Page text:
“We need more affordable housing that extends across the price spectrum: California must build more than 100,000 new units of housing per year just to keep up—and that’s before we address our shortage. In the Assembly, I’ll advocate for pragmatic, innovative policies that make it easier to build housing around transit in already-dense areas. This will increase housing supply, make housing more affordable for families, protect our environment, and maintain the character of our neighborhoods.
“Statewide, homeless populations continue to grow at an alarming rate—a problem that demands state intervention. Our local governments are overwhelmed by a crisis they have a mandate to tackle with inadequate resources. In the Assembly, I’ll fight for the resources our cities need to provide the services and permanent housing that research and evidence shows works – and that will allow us to return our parks, public spaces, and sidewalks to their intended uses. With increased resources must come increased accountability, and I’ll require it from local agencies that use voter-approved bonds to fund homelessness services.“
Primo Castro (Democrat) Cancer Patient Advocate
Primo serves as a Cancer Patient Advocate for a prominent and global cancer prevention & research advocacy organization where he is charged with championing for policies that aim to protect the quality of life of cancer patients and their families. He is the proud son of immigrants and is a first-generation college graduate leading the way for his siblings and extended family. Primo obtained a Bachelor’s degree in Political Science from Michigan State University and a Master’s in Public Administration from Cal State Long Beach.
“Every Californian deserves a world-class education afforded by our public-school system. I am committed to investing resources to give educators and parents in our communities the means to ensure that our students have a competitive edge.
“Keeping our neighborhoods, schools, and families safe is a central concern, in our new context of increased technology, hate crimes, and active shooter tragedies.
“Every Californian should have access to affordable healthcare, which provides screenings and preventive care to support health and avoid lasting financial impacts to families.“
Dora D. Sandoval (Democrat) School Board Member
Dora has served as chairperson of the Lake Center School Site Council, a member of the Lakeview PTA, SSC, and a member of the District Advisory Council. She is currently on the board of directors of the Little Lake Educational Advancement Foundation, and also on the CSBA Delegate Assembly and was one of the Board of Directors of the CLSBA.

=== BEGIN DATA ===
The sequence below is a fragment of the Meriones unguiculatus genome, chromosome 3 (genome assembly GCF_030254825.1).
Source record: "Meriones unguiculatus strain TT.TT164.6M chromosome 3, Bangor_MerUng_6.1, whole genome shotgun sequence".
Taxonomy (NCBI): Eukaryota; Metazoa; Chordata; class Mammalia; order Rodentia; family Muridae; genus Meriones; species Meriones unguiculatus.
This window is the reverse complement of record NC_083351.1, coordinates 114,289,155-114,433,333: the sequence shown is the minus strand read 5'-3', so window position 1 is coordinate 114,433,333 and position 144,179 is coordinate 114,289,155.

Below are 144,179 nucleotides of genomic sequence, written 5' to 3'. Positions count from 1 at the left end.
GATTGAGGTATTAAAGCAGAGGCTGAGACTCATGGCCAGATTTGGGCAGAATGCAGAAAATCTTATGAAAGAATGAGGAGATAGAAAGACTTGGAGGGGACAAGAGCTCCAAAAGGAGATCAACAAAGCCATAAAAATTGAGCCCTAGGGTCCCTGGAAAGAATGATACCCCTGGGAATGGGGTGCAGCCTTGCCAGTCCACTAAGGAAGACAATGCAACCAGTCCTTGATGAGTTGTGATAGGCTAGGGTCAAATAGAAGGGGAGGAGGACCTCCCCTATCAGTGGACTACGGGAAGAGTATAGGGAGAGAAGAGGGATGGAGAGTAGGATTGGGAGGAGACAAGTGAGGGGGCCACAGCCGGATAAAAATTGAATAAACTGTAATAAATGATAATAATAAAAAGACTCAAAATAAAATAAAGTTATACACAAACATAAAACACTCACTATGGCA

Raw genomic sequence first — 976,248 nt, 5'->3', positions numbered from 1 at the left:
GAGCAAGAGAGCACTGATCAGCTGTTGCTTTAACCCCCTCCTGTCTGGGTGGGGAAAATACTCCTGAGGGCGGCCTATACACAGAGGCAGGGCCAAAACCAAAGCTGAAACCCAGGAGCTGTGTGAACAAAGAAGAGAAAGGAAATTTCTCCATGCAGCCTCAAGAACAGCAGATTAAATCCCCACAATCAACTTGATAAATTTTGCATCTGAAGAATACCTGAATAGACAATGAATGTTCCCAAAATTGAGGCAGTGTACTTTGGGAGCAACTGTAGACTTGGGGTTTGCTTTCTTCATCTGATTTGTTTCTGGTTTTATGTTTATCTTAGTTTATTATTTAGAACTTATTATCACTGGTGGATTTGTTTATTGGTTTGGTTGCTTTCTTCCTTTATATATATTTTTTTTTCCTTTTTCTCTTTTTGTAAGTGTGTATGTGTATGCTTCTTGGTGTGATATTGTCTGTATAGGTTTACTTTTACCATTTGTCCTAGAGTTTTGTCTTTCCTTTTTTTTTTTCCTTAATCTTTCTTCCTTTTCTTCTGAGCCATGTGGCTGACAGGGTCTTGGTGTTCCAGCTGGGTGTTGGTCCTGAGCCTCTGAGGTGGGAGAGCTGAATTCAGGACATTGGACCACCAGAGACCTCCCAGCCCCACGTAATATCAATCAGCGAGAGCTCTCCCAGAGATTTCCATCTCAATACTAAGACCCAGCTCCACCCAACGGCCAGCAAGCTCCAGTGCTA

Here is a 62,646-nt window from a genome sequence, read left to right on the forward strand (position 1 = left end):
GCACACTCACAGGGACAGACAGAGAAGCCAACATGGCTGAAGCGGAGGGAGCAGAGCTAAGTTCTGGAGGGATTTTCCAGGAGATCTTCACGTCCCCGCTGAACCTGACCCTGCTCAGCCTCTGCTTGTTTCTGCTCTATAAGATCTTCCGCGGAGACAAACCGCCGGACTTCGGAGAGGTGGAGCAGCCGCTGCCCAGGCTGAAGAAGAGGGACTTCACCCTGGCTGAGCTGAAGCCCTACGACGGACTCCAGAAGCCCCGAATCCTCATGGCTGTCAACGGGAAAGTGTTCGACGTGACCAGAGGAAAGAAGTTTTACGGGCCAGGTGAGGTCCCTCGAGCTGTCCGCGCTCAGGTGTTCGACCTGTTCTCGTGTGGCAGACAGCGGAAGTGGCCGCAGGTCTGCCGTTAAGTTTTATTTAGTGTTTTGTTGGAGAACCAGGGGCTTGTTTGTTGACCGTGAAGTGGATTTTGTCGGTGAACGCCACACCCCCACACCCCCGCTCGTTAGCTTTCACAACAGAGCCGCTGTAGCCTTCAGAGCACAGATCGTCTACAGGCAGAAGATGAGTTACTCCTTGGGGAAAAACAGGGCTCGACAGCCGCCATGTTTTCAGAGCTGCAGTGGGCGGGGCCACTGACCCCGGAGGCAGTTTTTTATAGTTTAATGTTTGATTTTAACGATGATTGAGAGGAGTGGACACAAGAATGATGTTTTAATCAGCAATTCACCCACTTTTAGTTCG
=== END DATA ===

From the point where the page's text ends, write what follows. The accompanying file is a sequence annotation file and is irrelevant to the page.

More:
Dora is running for State Assembly to be a leader in the fight for more education funding, quality schools, career technical education and affordable college. In addition, Dora wants to work towards affordable housing and access to mental health care. As a member of the Little Lake District School Board, Dora has seen first-hand how the life of students are disrupted because of the lack of access to mental health resources. Currently, school districts and cities are limited to these types of resources.
Not only do we have an immense need at our schools, but our cities as well. The homeless epidemic also needs these resources. Dora wants to work to identify the reasons of homelessness. She would like to better assist people with not only affordable housing, but with jobs, healthcare, mental health and rehab centers. These resources are critical in addressing and tackling the homeless crisis.
Jessica Martinez (Republican) Educator
“Socialism impoverishes and enslaves nations while free enterprise liberates people and builds wealth. Government is in place as the servant of the people and exists for the benefit of the people.
“re Homelessness: Whittier’s Parnell Park to close due to homeless encampment‘ My view: This nonsense should be stopped! The homeless have rights but so do the non-homeless. Like every other situation in life, we have to identify the issues, the options and find solutions. Providing some long-term shelter beds at a reasonable cost is a great option, but building $200,000 apartments is not. What about those homeless who chose to live without rules about cleanliness, sobriety, drug-taking, not smoking, etc.? Can they sleep in shelters or apartments without rules? Or can they continue to live on any public property they chose (per the Boise decision)?